A state appeals court has upheld a California jury’s verdict requiring a man who struck a neighbor’s miniature Pinscher with a baseball bat to pay the dog’s owners $50,000 for emotional distress.
In what’s being described as the first ruling of its kind in California, the Fourth District Court of Appeal in Santa Ana said someone who deliberately injures or kills another person’s pet must — even though dogs are considered property — compensate the owner for emotional distress.
The ruling quoted an 1889 California Supreme Court ruling in which the justices observed that “there are no other domestic animals to which the owner or his family can become more keenly attached” than dogs.
The ruling upheld $52,800 in damages — $2,800 of it for medical bills — against John Meihaus, who struck his neighbors’ 12-inch-tall, 15-pound miniature pinscher, Romeo, with a baseball bat, according to the San Francisco Chronicle.
Meihaus’ next-door neighbor in Laguna Niguel, David Plotnik accidentally let Romeo enter Meihaus’ backyard, and later heard a squeal and saw Romeo stumble. He said Meihaus, who was holding a baseball bat, told him Romeo had been barking and growling at him, but denied striking the dog.
A jury ordered Meihaus to pay for a $2,600 operation to repair Romeo’s right rear leg and a $209 stroller the dog needed to get around while he recovered. It also awarded $50,000 to Plotnik and his wife, Joyce, for emotional distress.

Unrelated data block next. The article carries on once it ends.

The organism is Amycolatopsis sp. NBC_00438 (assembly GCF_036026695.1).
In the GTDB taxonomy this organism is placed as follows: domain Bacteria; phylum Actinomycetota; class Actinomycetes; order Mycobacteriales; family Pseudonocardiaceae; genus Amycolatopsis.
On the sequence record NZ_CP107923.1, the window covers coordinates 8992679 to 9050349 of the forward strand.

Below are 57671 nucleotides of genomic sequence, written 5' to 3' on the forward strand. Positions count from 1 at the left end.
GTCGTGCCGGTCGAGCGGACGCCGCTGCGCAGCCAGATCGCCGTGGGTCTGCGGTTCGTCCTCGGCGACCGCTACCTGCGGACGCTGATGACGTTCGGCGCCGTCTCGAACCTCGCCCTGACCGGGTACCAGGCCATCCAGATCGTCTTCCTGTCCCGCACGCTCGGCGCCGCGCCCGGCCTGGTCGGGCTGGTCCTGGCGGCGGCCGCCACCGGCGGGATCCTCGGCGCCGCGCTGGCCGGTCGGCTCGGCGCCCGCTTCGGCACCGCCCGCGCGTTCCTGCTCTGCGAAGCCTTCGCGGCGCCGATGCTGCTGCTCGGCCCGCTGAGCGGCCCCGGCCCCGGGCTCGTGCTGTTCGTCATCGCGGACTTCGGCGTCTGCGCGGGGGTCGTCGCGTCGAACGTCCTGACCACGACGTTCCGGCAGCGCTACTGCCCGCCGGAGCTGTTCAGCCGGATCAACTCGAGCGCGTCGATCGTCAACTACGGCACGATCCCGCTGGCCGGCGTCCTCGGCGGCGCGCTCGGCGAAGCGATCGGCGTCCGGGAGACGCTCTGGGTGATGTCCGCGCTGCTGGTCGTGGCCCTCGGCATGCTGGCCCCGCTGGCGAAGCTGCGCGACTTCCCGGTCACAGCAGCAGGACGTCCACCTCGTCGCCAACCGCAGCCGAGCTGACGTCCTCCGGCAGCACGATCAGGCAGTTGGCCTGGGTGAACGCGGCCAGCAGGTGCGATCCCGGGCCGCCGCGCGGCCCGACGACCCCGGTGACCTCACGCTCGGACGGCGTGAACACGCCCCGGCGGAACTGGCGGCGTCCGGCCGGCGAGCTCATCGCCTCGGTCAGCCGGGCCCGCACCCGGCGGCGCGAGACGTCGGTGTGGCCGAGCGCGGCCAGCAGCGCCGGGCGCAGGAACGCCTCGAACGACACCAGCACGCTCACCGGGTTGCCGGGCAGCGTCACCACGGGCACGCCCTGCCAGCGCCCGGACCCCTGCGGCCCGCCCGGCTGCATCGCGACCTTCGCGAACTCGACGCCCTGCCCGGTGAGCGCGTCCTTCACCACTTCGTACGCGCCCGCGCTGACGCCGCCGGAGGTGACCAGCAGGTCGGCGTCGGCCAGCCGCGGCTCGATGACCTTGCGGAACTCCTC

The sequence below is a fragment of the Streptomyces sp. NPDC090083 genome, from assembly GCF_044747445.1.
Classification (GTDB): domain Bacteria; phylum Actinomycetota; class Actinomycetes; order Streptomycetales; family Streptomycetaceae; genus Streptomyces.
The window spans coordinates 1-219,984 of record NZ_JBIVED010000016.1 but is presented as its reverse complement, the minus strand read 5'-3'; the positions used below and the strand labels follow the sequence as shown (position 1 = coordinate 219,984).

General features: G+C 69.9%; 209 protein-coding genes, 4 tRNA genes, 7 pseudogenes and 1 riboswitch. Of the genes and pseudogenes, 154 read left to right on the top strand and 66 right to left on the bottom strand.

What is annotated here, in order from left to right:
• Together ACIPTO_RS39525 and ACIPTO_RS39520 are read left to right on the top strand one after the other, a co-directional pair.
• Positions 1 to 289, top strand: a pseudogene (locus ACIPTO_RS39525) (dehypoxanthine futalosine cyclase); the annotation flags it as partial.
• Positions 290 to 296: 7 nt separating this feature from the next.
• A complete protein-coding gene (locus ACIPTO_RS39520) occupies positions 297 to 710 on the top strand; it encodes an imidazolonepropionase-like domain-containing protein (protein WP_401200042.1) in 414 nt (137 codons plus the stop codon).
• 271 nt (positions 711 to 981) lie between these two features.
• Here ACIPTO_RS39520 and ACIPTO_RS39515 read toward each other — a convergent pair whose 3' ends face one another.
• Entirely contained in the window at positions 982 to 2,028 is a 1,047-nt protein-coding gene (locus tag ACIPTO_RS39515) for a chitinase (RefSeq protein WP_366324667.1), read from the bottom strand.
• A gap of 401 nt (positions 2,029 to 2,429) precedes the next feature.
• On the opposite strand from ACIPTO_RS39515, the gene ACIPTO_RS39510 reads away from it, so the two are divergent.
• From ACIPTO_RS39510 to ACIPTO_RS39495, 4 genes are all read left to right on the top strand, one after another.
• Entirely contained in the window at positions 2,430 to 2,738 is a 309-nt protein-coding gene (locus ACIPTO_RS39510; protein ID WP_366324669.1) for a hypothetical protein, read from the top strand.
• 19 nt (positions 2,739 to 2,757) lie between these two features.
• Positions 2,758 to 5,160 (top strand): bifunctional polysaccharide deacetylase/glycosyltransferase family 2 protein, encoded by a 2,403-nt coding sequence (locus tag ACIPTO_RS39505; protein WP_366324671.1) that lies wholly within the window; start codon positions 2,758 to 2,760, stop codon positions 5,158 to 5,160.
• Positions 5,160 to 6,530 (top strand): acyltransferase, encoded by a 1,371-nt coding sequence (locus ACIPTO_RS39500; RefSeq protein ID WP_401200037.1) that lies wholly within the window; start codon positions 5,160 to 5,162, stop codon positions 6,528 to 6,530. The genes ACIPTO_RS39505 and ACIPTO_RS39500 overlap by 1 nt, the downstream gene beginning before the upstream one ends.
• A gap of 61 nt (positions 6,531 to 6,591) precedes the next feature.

Meihaus appealed the original verdict, but the appeals court upheld it. His lawyer said he may appeal the latest ruling to the state Supreme Court.
Donna Bader, the Plotniks’ lawyer, said the court recognized that people value their pets and suffer when they are harmed. “Every time your dog is in pain, I think it causes the homeowner pain,” she said.
Posted by jwoestendiek September 6th, 2012 under Muttsblog.
Tags: abuse, animals, appeals, award, baseball bat, california, court, cruelty, dog, dogs, emotional distress, feud, jury, laguna niguel, min pin, miniature, miniature pinscher, neighbors, pets, pinscher, romeo, upheld, verdict
A day-long trial about dog poop ended with a Fairfax County jury finding a woman not guilty of failing to clean up after Baxter, a dog she regularly cares for.
Two neighbors had accused Kimberly Zakrzewski of violating the Virginia county’s “pooper scooper” law by allowing the Westie-bichon frise mix to relieve himself on the grounds of their condominium.
It took a jury less than 20 minutes Tuesday to reach the verdict, the
Washington Post reported.
Virginia and Christine Cornell had apparently gone to great lengths to document their claims, photographing piles of Baxter’s alleged waste and shadowing Zakrzewski and Baxter to take pictures.
Zakrzewski and the Cornell sisters have long been feuding, according to testimony from all three.
The Cornell sisters testified that Zakrzewski, who walks and babysits Baxter, failed to pick up after the dog on three days last March and April. They said they once heard her boasting to a neighbor that she left the poop unscooped to annoy them.
Zakrzewski testified that she carried plastic bags and always cleaned up after Baxter.
Also testifying was Baxter’s owner, Michelle Berman.